Published: Fri, October 05, 2018
World News | By Sandy Lane

USA charges Russian GRU officers with hacking athletes, nuclear power company

USA charges Russian GRU officers with hacking athletes, nuclear power company

His remarks came after British and Australian officials said the Russian military intelligence unit GRU is behind a wave of global cybercrimes.

Russian Federation scathingly accused West of "spy mania", while Vladimir Putin has rejected similar charges.

Seven Russian intelligence officers were indicted for hacking the computers of anti-doping sports agencies and other organizations around the world, the Justice Department said Thursday.

US Defence Secretary James Mattis said the West has "a wide variety of responses" available. They were carrying €20,000 and U.S. $20,000 in cash, took their rubbish from their hotel room when they left and tried to destroy their mobile phones when they were intercepted. Other GRU spies then used the log-in and password to compromise the anti-doping agency's networks in Canada.

Justice Department officials say three of the seven Russian military intelligence officials accused in the hacking of anti-doping agencies were previously charged by special counsel Robert Mueller.

The accusations were levelled nearly simultaneously by the U.S., the United Kingdom, the Netherlands and Canada - and included charges about alleged attacks on the Organisation for the Prohibition of Chemical Weapons and the World Anti-Doping Agency, among others.

As part of the campaign, the GRU officers set up a Twitter account claiming to be the "Fancy Bears" Hack Team and selectively released stolen information, which had often been modified in an effort to besmirch or undermine particular athletes.

They were disrupted while an attempt was made at a "close access hack operation" at around 4.30pm on Friday.

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Dutch officials say the gear was used to intrude on WiFi networks.

Dutch Defence Minister Ank Bijleveld said that the GRU's alleged hacking attempts on the Organization for the Prohibition of Chemical Weapons took place in April and were disrupted by authorities.

Describing the Russian operation as "very worrying", Bijleveld-Schouten said the four men were expelled on April 13, the same day the plot was detected. Those were Minin, Sotnikov, Serebriakov and Morenets.

Two of the officers were planning to travel on to Switzerland where the OPCW - which was at the time investigating the Salisbury attack and a suspected chemical weapons attack in Syria - has laboratories. Four of the attacks were newly attributed on Thursday.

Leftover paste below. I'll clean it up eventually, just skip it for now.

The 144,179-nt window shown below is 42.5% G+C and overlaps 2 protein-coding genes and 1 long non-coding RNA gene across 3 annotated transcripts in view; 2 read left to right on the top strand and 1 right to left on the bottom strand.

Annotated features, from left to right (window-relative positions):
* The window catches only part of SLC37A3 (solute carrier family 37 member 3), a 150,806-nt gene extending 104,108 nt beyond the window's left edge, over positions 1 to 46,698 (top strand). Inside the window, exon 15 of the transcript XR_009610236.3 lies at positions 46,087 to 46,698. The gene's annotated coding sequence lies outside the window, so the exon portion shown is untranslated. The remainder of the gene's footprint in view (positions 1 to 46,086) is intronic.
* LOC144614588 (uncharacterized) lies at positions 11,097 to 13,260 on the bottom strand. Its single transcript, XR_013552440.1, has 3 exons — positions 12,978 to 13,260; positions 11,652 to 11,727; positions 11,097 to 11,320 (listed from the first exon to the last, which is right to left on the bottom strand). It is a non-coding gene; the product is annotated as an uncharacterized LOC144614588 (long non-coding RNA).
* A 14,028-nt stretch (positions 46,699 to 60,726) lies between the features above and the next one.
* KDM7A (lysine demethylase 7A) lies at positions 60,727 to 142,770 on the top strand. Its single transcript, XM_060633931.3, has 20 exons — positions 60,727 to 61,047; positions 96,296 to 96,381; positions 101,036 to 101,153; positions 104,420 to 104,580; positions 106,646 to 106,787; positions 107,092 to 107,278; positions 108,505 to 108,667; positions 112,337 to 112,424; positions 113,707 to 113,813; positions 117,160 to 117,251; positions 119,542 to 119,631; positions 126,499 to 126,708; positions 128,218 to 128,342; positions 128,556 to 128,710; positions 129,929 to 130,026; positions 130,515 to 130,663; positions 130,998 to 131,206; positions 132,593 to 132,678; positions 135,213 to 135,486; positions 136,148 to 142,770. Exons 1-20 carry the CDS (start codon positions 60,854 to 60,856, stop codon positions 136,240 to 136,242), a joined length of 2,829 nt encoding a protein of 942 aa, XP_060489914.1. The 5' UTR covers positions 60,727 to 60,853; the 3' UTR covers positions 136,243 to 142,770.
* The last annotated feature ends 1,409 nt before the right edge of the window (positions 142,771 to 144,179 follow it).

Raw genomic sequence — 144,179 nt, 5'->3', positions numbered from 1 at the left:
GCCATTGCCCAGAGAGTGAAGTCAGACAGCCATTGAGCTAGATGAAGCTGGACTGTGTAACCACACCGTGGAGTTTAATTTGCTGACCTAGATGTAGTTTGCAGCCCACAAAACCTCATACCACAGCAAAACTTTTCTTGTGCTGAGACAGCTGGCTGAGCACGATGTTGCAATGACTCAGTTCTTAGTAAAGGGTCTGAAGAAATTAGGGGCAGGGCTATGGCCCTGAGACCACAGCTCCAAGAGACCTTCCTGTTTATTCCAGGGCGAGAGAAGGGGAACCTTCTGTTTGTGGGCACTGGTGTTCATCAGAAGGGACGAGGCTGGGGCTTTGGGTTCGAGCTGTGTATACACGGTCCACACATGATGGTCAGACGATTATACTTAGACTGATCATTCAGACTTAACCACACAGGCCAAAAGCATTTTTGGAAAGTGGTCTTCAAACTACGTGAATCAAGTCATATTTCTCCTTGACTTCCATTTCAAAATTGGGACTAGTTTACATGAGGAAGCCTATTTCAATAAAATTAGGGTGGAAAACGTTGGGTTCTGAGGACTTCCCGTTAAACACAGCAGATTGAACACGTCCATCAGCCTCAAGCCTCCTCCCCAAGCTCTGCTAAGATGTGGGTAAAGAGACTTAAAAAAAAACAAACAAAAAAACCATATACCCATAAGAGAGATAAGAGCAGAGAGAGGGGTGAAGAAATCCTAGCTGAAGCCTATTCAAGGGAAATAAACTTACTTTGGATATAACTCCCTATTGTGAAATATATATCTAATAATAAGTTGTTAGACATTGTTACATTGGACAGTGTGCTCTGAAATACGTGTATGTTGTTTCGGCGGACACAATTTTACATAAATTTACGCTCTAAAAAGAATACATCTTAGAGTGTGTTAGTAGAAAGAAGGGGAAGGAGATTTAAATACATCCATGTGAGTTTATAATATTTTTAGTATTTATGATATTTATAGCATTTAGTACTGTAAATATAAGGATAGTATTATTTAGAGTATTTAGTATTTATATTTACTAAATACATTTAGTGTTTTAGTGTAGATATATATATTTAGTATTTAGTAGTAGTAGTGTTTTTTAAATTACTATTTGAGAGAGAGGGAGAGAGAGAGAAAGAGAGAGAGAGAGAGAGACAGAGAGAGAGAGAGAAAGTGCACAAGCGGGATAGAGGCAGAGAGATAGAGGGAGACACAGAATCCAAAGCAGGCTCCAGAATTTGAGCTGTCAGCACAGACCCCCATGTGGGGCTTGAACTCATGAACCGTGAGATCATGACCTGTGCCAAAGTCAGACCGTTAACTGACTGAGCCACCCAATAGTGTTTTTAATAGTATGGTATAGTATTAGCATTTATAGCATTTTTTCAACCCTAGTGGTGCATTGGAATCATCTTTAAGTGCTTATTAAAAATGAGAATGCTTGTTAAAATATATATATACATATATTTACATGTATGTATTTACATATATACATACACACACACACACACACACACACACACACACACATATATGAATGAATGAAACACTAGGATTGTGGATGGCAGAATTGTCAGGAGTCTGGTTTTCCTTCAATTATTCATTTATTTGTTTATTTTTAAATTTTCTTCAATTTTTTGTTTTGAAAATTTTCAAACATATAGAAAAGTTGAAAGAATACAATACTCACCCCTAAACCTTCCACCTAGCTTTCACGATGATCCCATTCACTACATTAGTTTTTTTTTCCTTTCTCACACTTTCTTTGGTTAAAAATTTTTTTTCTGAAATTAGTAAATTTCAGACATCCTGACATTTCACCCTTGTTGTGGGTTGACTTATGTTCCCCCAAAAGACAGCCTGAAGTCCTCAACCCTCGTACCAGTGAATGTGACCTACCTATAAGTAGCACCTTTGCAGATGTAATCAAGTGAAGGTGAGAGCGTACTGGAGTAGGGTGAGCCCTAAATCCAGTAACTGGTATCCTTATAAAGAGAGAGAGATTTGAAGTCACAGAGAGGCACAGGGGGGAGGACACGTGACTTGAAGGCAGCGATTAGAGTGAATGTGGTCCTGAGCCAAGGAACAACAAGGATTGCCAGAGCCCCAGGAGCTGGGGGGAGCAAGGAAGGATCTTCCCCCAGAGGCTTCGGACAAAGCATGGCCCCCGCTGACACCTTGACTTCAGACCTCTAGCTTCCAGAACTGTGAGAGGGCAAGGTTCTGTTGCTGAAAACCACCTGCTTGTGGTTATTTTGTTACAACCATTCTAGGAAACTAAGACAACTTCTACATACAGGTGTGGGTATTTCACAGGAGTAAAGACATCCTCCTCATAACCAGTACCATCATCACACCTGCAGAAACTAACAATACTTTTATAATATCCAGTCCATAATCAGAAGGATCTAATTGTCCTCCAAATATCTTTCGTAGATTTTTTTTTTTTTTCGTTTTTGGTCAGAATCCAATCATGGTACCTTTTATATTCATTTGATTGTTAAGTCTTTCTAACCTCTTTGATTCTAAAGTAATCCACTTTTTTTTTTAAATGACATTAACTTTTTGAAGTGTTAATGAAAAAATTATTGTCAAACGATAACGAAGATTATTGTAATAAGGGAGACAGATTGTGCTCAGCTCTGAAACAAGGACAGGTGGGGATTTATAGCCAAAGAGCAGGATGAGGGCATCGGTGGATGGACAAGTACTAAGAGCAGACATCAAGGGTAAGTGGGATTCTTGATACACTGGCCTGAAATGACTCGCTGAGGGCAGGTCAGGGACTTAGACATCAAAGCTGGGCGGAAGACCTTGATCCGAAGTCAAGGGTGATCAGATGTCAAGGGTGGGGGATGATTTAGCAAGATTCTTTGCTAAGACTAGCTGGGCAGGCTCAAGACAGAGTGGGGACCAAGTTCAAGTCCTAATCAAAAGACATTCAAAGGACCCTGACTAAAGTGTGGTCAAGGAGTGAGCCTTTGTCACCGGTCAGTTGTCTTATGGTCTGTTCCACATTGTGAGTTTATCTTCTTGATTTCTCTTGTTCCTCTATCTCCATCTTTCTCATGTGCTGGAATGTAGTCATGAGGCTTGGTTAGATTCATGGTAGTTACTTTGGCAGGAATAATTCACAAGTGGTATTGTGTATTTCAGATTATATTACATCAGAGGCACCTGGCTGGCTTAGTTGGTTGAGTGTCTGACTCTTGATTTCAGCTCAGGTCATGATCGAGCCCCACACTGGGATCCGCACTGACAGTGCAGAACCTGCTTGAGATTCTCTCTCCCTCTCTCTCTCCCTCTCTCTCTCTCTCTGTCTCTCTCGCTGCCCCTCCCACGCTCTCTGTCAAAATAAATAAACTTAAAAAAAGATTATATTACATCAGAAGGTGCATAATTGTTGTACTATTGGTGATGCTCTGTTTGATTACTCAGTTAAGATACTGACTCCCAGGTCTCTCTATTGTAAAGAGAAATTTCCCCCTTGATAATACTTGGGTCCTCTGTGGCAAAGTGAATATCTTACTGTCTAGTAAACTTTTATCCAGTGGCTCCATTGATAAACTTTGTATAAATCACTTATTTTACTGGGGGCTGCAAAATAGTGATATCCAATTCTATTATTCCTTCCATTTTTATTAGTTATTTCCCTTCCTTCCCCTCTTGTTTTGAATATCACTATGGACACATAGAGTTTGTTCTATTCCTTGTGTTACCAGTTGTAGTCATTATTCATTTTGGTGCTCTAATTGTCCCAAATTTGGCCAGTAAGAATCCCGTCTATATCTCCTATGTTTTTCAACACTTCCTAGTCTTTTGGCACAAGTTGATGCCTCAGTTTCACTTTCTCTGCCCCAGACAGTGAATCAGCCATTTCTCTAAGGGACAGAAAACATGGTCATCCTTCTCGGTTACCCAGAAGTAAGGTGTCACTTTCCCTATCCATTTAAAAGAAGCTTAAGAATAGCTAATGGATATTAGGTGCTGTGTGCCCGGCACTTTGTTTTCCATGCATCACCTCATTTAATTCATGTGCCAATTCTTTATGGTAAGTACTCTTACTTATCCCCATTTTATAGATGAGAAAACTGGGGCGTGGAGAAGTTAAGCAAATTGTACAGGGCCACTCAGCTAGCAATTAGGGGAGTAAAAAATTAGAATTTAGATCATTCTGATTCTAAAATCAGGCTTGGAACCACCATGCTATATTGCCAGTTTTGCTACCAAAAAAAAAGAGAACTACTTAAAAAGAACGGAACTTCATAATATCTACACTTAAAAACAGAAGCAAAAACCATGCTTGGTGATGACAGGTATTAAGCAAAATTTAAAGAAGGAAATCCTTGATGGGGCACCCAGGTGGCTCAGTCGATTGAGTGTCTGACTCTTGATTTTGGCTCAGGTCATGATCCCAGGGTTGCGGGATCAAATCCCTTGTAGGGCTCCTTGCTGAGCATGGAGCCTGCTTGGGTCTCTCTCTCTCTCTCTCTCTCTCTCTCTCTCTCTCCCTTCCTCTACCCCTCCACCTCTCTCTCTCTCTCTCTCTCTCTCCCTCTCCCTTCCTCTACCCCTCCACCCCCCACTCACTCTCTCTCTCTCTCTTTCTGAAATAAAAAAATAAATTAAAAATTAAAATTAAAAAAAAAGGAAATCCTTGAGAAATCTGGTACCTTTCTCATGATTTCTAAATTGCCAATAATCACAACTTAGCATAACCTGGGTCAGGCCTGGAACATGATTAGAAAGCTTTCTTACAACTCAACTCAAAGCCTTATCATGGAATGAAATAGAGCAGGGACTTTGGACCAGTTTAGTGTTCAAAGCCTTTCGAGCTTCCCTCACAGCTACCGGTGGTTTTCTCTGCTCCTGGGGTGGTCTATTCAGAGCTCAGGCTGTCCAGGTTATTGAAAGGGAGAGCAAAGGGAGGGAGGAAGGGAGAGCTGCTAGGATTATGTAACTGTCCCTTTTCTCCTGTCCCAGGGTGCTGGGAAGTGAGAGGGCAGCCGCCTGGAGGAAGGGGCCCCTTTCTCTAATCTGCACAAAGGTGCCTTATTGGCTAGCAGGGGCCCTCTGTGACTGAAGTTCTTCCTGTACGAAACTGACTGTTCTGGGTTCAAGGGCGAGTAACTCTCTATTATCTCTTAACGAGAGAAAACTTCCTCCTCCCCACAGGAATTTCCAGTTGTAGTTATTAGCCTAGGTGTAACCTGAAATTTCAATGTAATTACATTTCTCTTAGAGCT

According to a secret White House assessment recently cited by Wired, the attack caused $10bn worth of damage worldwide.

The hack and release of sports figures' medical data in 2016 and the downing of Flight MH17 over eastern Ukraine in 2014 also allegedly carry the GRU's fingerprints.

Russia's interests were at stake in both cases.

Russian President Vladimir Putin has continually denied that Russia was involved in the attempted assassinations of Sergei Skripal and his daughter Yulia.

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"With its aggressive cyber-campaigns, we see the GRU trying to clean up Russia's own mess - be it the doping uncovered by Wada [the World Anti-Doping Agency] or the nerve agent identified by the OPCW", Mr Wilson said.

In a joint statement Theresa May and Dutch prime minister Mark Rutte said: "We have, with the operations exposed today, further shone a light on the unacceptable cyber activities of the Russian military intelligence service, the GRU". Britain blames the secretive agency for the March poisoning of Skripal and his daughter.

The "Be Taxi" company has verified the authenticity of a receipt seized by the Dutch authorities from an alleged GRU agent.

Dutch authorities showed photos including one of a gray rented Citroen with its trunk full of hacking equipment.

Details were released in a co-ordinated release by the United Kingdom and Dutch authorities on Thursday. The GRU does not comment publicly on its actions.

The U.S. Treasury said in March that the GRU "knowingly engages in significant activities that undermine cybersecurity on behalf of the Russian government".

US Secretary of Defence James Mattis speaks during a news conference after North Atlantic Treaty Organisation defence ministers meeting at the Alliance headquarters in Brussels, Belgium.

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